Bouveret syndrome is a very rare cause of gastric outlet obstruction that is caused by a large gallstone impaction at the pylorus or proximal duodenum 9, 13. The gallstone entry point is typically via a bilioenteric fistula between the gallbladder and a portion of the stomach or intestine 20, which develops from chronic inflammation and pressure necrosis 9. Cholecystoduodenal fistula is the most common form of bilioenteric fistula, as seen in about 60% of cases 11. Less common variants, choledochoduodenal account for 17% and cholecystogastric fistula account for about 5% of cases 11. Cholecystogastric fistula is probably the rarest because of the thickness of the gastric wall 21. However, most ectopic gallstones pass through defecation or vomiting, even with a bilioenteric fistula. Clinically symptoms of gastric outlet obstruction are likely to arise with larger gallstones in addition to other factors like pre-existing stenosis or post-surgical altered anatomy of the gastrointestinal tract 11.

Following an attack of acute cholecystitis (inflammation of the gallbladder), the resulting inflammation and adhesion of the gallbladder to gastrointestinal tract, together with mechanical pressure applied by gallstones on the gallbladder itself and bowel wall, may result in an ischemic tear of the apposed gallbladder and enteric wall; this mechanism potentiates a fistula between the gallbladder and bowel where the gallstone could pass 22. Apart from acute cholecystitis, a few case reports have been published of the development of a cholecystoenteric fistula consequent to a gallbladder malignancy 23, 24.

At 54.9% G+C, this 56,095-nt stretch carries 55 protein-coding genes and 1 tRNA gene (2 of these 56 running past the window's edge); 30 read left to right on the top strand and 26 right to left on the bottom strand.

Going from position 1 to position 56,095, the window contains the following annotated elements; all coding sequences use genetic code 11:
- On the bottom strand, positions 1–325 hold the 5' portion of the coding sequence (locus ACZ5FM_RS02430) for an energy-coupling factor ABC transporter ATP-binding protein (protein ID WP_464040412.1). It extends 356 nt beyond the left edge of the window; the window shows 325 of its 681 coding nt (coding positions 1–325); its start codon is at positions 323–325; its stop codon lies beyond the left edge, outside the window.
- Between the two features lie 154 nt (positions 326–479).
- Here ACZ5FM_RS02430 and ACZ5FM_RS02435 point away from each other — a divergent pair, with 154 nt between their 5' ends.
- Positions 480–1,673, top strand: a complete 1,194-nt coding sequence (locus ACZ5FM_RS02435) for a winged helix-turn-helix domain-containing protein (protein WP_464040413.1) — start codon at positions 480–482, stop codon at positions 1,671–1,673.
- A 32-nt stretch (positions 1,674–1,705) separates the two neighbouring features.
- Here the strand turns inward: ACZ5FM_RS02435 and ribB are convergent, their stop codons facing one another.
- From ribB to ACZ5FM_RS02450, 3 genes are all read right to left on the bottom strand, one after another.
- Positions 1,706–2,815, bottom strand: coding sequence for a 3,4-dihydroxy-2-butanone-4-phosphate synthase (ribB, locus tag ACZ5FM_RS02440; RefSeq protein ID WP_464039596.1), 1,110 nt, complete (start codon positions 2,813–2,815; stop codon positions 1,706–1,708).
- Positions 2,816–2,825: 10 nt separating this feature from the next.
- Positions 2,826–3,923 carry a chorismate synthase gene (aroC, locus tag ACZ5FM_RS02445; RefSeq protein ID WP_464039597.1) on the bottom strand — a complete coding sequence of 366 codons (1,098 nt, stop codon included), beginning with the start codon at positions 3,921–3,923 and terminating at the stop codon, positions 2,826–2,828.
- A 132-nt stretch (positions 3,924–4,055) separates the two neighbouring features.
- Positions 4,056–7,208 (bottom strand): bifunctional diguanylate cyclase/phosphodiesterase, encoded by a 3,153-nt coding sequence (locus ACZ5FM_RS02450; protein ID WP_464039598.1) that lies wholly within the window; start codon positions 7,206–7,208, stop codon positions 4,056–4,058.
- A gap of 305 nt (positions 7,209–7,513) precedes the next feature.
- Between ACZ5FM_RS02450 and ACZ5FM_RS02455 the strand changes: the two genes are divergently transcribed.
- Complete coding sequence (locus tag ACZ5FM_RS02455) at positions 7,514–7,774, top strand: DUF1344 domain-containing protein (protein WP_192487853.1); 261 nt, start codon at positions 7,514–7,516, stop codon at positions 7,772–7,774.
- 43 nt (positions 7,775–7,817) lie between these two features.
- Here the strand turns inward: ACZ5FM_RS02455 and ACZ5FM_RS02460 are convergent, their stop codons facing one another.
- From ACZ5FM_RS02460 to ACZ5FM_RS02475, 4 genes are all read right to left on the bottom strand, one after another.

Risk factors for Bouveret syndrome

Risk factors for Bouveret syndrome are 25, 2:

  • Old age (>60 years)
  • Female gender
  • Large gallstones >2 cm
  • Recurrent biliary colic and chronic cholecystitis
  • Post-surgical altered gastrointestinal anatomy

The well-studied risk factors for Bouveret syndrome include a history of gallstones (cholelithiasis), stones greater than 2 cm to 8 cm, female gender, and age older than 60 years. It has been reported that approximately 43% to 68% of patients have a history of recurrent biliary colic, jaundice, or acute cholecystitis 26.

Bouveret syndrome diagnosis

Early diagnosis is important because mortality is high, with reported figures ranging between 12% and 30% 2. Physical exam is non-specific and usually shows abdominal tenderness, abdominal distension, dehydration or dry mucous membranes, high-pitched bowel sounds, and obstructive jaundice 14.

Unfortunately, laboratory studies are also typically non-specific. Laboratory studies may show jaundice and hepatic enzyme alterations, but this is only seen in about one-third of the patients with Bouveret syndrome 2. Leucocytosis, electrolyte abnormalities, acid-base alterations, and renal failure may also be present, but the grade depends on the comorbidity, the intensity of the inflammatory response, and the compensatory mechanisms of the individual 2. As far as imaging is concerned, the constellation of pneumobilia, bowel obstruction, and an aberrant gallstone referred to as Rigler’s triad is highly suggestive of Bouveret syndrome but is only found in 40% to 50% of cases 2. Ultrasound may be useful, showing possible cholecystitis, dilated stomach, pneumobilia, and ectopic location of gallstone, yet bowel gas makes it suboptimal. If the gallbladder is contracted, it may be difficult to detect the exact location of the stone (orthotopic or ectopic) using ultrasound 27.

Imaging studies

Plain radiograph and CT scan